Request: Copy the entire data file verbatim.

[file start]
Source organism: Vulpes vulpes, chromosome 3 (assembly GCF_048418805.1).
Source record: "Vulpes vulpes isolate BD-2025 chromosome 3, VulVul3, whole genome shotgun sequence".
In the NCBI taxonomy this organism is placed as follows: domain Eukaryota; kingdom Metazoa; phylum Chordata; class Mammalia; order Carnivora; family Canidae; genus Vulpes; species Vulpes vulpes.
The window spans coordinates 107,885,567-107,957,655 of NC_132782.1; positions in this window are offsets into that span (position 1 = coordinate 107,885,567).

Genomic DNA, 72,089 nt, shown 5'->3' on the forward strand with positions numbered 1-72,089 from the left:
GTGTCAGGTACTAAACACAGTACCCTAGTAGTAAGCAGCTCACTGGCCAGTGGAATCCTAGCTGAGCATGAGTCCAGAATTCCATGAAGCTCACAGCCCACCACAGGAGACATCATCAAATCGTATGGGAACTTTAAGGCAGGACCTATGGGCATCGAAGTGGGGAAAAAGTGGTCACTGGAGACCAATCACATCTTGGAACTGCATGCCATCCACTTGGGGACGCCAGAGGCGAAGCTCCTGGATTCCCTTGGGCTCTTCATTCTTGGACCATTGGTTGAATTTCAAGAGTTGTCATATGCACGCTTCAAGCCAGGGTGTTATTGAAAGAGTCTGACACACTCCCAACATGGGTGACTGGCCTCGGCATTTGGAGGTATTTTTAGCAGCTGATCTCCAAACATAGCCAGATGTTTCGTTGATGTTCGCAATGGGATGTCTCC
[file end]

Source organism: Vulpes vulpes, chromosome 3 (assembly GCF_048418805.1).
Source record: "Vulpes vulpes isolate BD-2025 chromosome 3, VulVul3, whole genome shotgun sequence".
In the NCBI taxonomy this organism is placed as follows: domain Eukaryota; kingdom Metazoa; phylum Chordata; class Mammalia; order Carnivora; family Canidae; genus Vulpes; species Vulpes vulpes.
The window spans coordinates 107,885,567-107,957,655 of NC_132782.1; positions in this window are offsets into that span (position 1 = coordinate 107,885,567).

Genomic DNA, 72,089 nt, shown 5'->3' on the forward strand with positions numbered 1-72,089 from the left:
GTGTCAGGTACTAAACACAGTACCCTAGTAGTAAGCAGCTCACTGGCCAGTGGAATCCTAGCTGAGCATGAGTCCAGAATTCCATGAAGCTCACAGCCCACCACAGGAGACATCATCAAATCGTATGGGAACTTTAAGGCAGGACCTATGGGCATCGAAGTGGGGAAAAAGTGGTCACTGGAGACCAATCACATCTTGGAACTGCATGCCATCCACTTGGGGACGCCAGAGGCGAAGCTCCTGGATTCCCTTGGGCTCTTCATTCTTGGACCATTGGTTGAATTTCAAGAGTTGTCATATGCACGCTTCAAGCCAGGGTGTTATTGAAAGAGTCTGACACACTCCCAACATGGGTGACTGGCCTCGGCATTTGGAGGTATTTTTAGCAGCTGATCTCCAAACATAGCCAGATGTTTCGTTGATGTTCGCAATGGGATGTCTCC